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Alcohol warning labels recommended

Alcohol warning labels recommended

Legislation should be developed to require warning labels on alcoholic liquor pointing out the dangers of drinking alcohol during pregnancy, a Health Committee report has found.

The committee today presented to the House its Business2report on the petition of Christine Rogan and 7279 others, which asked that the House of Representatives legislate that all alcoholic beverages in New Zealand carry health and safety messages including the warning that drinking alcohol during pregnancy can cause birth defects.

'We considered carefully the likely effectiveness of warning labels in reducing harm associated with alcohol,' committee chairperson Steve Chadwick said. 'Such warnings will not be effective in isolation, and should be combined with other health promotion and education activities. Such a strategy should help reduce the number of children born each year with fetal alcohol syndrome,' Mrs Chadwick said.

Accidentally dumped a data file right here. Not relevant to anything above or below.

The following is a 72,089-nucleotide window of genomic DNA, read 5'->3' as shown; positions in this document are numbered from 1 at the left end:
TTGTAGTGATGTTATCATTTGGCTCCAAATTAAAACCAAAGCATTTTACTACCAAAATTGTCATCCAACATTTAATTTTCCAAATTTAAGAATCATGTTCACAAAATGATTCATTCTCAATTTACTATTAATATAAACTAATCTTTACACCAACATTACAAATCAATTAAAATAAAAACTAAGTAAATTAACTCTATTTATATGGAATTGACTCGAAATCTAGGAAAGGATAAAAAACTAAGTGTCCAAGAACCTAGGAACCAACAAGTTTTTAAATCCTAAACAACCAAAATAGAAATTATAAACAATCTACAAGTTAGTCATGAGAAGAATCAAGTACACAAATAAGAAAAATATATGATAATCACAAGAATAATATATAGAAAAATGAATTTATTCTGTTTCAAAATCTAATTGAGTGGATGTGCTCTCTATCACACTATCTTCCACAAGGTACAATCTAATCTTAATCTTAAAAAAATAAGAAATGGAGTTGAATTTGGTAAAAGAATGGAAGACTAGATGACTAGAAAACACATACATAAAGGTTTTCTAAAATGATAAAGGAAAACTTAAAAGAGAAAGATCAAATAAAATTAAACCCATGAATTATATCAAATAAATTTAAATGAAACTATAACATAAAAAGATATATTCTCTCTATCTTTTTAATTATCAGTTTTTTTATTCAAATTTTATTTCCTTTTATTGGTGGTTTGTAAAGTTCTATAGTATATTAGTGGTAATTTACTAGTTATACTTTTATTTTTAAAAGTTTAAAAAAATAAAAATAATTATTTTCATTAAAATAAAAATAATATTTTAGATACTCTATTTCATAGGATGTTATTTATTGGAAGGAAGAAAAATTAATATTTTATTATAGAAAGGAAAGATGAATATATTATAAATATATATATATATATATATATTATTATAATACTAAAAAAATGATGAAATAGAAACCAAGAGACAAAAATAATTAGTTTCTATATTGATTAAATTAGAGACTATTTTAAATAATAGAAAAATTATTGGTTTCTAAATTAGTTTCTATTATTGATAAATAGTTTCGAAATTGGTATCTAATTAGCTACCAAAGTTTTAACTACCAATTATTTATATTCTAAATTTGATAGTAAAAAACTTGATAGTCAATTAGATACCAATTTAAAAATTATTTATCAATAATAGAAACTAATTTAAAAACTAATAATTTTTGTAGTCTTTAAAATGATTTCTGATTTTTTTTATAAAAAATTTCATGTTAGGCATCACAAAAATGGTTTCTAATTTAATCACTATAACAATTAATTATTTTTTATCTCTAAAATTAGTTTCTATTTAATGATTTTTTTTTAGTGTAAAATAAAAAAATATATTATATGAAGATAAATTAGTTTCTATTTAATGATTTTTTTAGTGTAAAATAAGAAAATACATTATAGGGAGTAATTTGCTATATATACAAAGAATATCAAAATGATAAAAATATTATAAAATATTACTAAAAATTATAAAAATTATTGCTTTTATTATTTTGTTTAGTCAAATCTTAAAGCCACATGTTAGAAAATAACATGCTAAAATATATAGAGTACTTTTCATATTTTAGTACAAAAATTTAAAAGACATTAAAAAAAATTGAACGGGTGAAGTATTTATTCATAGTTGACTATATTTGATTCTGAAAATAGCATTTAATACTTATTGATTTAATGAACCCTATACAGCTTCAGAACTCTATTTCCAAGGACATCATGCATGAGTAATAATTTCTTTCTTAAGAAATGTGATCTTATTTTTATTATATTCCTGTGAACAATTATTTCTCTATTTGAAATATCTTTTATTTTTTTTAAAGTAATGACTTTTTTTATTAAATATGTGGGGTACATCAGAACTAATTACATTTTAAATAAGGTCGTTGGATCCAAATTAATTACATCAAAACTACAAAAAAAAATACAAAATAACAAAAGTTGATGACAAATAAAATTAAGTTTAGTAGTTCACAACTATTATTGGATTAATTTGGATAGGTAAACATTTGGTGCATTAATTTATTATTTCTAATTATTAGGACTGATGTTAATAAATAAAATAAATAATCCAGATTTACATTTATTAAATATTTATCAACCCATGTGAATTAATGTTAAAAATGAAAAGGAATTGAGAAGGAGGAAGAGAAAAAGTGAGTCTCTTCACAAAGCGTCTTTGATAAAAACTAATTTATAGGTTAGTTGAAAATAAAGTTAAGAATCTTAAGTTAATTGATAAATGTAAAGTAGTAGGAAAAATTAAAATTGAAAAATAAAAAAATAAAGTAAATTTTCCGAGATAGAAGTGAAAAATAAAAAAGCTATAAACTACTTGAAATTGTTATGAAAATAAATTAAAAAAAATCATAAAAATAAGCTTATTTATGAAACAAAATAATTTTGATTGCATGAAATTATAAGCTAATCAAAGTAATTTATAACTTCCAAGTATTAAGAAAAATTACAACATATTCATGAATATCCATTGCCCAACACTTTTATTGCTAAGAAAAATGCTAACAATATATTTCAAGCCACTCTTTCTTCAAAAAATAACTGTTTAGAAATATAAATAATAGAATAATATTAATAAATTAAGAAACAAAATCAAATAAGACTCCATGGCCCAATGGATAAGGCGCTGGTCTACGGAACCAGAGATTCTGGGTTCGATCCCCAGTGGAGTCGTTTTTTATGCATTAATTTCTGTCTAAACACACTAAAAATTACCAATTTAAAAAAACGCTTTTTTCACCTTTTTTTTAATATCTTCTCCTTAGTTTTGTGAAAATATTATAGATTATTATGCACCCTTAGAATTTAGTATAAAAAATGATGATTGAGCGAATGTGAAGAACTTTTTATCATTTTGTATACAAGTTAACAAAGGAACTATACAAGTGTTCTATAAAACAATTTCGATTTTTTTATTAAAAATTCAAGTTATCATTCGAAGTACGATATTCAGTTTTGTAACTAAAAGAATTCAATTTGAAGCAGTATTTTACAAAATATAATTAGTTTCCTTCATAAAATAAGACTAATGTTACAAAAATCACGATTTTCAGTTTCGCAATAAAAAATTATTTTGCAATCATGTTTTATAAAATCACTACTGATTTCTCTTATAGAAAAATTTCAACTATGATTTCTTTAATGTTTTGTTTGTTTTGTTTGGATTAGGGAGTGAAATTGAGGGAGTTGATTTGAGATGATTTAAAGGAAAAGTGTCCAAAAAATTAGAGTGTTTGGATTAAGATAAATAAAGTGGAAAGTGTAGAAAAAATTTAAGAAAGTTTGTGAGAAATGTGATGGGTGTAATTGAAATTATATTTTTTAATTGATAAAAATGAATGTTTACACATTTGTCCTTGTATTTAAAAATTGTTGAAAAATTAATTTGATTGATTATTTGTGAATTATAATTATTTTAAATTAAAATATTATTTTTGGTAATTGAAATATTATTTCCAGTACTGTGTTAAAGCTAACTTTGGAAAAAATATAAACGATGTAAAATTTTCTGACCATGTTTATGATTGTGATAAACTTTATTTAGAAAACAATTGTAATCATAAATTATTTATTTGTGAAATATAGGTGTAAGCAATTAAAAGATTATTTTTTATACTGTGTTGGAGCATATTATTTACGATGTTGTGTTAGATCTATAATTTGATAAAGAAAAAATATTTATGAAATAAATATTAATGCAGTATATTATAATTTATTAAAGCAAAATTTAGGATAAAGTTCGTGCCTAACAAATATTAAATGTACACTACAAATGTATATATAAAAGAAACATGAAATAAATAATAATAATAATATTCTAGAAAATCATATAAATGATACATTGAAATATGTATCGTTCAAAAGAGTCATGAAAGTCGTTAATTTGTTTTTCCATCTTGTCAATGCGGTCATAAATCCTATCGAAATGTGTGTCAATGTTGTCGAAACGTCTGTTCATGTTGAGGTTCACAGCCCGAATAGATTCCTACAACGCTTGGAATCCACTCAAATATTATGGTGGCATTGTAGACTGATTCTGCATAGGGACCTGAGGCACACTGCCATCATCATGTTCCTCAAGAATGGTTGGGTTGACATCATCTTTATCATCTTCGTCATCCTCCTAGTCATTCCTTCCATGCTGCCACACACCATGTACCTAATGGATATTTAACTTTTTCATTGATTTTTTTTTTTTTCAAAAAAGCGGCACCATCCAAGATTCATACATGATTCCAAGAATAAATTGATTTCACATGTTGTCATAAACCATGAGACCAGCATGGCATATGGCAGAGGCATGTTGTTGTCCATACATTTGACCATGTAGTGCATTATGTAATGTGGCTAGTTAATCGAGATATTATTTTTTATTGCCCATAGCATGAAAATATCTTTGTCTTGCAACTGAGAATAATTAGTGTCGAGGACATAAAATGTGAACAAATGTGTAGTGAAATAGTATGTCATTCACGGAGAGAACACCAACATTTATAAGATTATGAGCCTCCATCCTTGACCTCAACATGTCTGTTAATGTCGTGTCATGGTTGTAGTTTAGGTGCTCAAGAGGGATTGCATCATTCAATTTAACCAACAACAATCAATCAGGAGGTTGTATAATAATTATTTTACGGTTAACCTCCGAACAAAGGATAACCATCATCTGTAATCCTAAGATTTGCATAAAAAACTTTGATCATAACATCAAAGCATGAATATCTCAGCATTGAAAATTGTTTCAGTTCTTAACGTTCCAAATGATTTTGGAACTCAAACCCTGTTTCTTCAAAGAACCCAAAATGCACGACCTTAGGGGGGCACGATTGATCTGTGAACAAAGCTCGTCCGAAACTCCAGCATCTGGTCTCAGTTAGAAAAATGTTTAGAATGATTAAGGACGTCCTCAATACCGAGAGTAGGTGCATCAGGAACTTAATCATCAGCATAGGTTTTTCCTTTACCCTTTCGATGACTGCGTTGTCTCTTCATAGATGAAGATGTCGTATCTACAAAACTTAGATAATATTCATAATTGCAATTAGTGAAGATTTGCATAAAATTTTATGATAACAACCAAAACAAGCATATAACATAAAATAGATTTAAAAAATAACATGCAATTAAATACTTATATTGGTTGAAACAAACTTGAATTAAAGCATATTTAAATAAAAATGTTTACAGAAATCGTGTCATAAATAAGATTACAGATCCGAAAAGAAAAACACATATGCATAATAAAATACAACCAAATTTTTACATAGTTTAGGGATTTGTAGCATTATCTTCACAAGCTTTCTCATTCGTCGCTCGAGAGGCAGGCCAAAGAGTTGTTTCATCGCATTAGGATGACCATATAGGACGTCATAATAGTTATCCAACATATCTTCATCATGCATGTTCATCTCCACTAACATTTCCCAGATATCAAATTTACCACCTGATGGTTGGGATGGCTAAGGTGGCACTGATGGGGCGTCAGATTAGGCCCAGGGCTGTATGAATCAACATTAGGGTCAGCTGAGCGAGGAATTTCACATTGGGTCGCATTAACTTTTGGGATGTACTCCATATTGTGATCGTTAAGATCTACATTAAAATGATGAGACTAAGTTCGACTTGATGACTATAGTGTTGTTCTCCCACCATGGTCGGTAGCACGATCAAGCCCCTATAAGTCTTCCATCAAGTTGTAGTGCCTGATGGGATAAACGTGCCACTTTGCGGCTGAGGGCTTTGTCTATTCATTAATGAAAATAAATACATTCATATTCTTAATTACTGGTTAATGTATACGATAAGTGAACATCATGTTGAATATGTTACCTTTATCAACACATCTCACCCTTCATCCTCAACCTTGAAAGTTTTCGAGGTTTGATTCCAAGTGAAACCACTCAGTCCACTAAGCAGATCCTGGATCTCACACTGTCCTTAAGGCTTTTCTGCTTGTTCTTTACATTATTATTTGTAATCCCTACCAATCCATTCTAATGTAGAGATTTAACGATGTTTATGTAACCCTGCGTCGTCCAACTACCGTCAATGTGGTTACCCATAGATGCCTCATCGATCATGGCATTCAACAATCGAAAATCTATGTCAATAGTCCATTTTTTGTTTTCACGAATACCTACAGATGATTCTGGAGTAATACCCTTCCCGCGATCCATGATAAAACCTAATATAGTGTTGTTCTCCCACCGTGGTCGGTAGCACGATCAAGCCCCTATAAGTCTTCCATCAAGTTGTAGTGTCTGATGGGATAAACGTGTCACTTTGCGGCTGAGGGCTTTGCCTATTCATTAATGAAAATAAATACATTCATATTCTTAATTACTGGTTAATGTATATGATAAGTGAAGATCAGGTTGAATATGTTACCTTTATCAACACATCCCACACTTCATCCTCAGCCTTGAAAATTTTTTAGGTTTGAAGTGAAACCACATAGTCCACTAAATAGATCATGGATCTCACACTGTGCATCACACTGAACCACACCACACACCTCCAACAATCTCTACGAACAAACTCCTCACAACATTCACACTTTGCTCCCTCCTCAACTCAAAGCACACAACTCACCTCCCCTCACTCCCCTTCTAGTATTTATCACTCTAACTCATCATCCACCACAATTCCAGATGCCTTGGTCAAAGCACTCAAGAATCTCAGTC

Fetal alcohol syndrome, caused by a woman consuming alcohol while pregnant, and its less severe form, fetal alcohol effects, are estimated to affect between 100 to 500 of the babies born in New Zealand each year. Effects can include growth retardation and central nervous system abnormalities.

The committee also recommended that more research be undertaken to establish what is a safe level of alcohol consumption while pregnant, and into the prevalence of alcohol-related birth disorders.

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